Defining Work Readiness

Adult learners often seek to improve their basic skills because they want better jobs. And as adult educators, we want to provide them with the skills they need to get those jobs. But what if there are simply not enough good jobs to go around? Do we proceed, happy that at least a few will procure that “better job”? Or do we help our learners gain the skills they need to turn bad jobs into better jobs?

The fact is: there are a lot of really bad jobs out there, and the bad jobs are growing the fastest. Read more…

Health Literacy: It’s complicated.

The Affordable Care Act defines health literacy as the degree to which an individual has the capacity to obtain, communicate, process, and understand basic health information and services to make appropriate health decisions. So, World Education works with educators to develop innovative, health-contextualized instructional strategies, such as Words2Learn mobile learning project. Read more…

Are you Digitally Literate?

If you have working knowledge of computers and how they work, can use all the programs within Micro Office and navigate the Web like a banshee, you still might not be considered digitally literate. Say what?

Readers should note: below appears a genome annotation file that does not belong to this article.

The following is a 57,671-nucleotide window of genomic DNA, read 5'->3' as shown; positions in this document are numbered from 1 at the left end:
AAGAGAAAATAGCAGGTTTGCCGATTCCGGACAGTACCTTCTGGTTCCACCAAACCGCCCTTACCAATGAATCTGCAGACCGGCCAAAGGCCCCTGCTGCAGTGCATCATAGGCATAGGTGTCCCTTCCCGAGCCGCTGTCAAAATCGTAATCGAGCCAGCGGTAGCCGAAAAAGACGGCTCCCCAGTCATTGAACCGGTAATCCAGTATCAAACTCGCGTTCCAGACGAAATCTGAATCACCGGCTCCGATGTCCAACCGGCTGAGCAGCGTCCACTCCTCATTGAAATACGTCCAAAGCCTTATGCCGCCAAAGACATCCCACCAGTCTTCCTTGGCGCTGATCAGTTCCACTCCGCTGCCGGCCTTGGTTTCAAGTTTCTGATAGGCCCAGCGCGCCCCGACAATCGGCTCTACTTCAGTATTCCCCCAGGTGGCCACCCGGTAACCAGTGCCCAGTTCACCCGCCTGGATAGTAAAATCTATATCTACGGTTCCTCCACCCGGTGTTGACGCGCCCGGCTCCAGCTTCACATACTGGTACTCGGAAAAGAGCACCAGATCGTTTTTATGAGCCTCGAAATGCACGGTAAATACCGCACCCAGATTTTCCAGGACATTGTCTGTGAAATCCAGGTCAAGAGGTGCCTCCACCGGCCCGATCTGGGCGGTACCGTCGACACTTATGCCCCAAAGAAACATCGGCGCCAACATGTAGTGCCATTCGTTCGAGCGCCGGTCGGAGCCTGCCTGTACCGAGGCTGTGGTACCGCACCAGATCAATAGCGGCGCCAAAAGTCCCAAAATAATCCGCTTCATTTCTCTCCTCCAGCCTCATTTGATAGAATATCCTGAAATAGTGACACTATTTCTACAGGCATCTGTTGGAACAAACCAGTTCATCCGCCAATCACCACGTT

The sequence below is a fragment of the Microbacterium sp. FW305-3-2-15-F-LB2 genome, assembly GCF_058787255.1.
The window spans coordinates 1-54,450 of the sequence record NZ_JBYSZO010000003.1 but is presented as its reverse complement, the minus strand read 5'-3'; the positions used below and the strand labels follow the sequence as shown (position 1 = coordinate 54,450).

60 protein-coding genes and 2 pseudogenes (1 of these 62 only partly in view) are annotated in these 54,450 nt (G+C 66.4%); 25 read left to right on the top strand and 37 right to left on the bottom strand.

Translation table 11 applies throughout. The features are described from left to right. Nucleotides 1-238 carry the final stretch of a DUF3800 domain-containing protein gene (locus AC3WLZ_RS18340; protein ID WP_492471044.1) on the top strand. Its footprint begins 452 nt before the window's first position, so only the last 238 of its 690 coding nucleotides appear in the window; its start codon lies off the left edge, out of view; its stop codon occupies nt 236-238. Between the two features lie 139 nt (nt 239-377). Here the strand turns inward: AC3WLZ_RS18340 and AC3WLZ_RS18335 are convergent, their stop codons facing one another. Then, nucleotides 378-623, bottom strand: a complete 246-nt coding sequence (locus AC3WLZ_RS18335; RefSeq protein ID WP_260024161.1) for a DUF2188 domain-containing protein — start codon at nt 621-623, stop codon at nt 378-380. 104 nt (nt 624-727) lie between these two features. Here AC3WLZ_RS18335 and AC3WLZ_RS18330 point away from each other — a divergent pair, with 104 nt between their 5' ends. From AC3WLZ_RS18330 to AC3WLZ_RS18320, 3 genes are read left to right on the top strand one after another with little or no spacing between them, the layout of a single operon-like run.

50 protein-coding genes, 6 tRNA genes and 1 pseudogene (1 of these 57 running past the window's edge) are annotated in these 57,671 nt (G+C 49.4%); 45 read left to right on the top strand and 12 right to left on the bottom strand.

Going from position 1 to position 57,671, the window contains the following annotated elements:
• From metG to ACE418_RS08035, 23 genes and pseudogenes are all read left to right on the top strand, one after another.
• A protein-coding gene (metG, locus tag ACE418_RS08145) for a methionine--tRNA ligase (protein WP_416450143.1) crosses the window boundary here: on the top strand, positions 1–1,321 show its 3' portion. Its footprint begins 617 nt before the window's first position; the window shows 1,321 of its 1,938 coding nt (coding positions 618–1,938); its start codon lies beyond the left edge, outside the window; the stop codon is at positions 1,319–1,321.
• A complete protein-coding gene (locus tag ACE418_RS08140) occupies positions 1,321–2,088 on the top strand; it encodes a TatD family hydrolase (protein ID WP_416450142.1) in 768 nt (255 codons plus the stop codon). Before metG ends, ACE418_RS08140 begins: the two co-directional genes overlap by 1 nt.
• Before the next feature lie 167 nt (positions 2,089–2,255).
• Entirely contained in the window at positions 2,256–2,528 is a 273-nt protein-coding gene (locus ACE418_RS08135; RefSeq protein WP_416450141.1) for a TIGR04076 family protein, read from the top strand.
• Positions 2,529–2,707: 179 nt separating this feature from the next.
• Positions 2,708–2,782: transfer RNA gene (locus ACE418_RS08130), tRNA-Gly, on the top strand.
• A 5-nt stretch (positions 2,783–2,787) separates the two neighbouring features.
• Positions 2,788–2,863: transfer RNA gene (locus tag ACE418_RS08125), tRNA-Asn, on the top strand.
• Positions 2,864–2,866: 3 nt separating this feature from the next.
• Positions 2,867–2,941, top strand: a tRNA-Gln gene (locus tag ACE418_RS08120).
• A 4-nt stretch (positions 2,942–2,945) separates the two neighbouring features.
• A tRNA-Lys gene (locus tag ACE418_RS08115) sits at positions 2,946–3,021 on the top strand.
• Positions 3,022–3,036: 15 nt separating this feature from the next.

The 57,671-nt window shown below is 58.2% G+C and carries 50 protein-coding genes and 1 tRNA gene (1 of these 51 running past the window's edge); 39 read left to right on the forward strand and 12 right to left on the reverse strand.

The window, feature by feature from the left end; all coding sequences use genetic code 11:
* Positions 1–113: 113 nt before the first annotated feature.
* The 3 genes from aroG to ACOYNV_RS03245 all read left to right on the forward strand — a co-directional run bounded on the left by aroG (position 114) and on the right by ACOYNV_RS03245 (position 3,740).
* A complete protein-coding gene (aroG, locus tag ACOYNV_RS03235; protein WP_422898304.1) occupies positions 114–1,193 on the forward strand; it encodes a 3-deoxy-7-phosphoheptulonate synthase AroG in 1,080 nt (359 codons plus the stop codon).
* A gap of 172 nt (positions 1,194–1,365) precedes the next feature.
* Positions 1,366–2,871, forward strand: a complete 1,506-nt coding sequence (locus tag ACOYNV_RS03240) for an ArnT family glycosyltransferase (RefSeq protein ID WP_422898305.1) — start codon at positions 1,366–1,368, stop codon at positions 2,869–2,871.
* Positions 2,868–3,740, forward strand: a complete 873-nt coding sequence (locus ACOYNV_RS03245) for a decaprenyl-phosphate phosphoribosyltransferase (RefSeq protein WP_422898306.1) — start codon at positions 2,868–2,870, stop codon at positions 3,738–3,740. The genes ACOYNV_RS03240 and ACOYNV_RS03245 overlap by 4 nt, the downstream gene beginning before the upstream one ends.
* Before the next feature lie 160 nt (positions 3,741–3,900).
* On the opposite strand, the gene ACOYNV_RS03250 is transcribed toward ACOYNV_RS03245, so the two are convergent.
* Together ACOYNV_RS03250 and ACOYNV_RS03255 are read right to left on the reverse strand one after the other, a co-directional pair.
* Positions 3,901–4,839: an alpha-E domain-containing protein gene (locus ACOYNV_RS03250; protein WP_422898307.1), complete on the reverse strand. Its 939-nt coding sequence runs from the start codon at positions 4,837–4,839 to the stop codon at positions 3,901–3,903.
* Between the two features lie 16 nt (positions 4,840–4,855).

Digital literacy is not only about possessing computer skills. According to the Museum and Library Services Act of 2010, digital literacy comprises the skills associated with using technology to enable users to find, evaluate, organize, create, and communicate information. So as you can see, digital literacy or readiness goes beyond the mere physical realm of accessing and manipulating information. Read more…

Focus on Reading and Writing

World Education has been deeply involved with the pedagogy of adult reading since its inception. During the organization’s first decades, from 1953 into the 1970s, staff pioneered the development of non-formal education practices in India, Bangladesh, and Thailand by insisting on a functional literacy focus—reading and writing to survive and thrive in everyday life, as opposed to the academic extremes of grammar drills and copying model texts. World Education’s first generation of trainers went on to train additional hundreds of native teachers around the globe. Read more…

What Literacy Means Today

“Adult and Family Literacy Week” would be better named “Adult and Family Literacy and Numeracy Week!” Why? Because the ability to use mathematics in everyday life is essential to fully participating in modern life “at work, in practical everyday activities at home and beyond, as consumers, in managing our finances, as parents helping our children learn, as patients making sense of health information, as citizens understanding the world around us.”[1] Decisions we make every day depend on numeracy skills. “To make the best choices, we need to be numerate.”[2] Read more…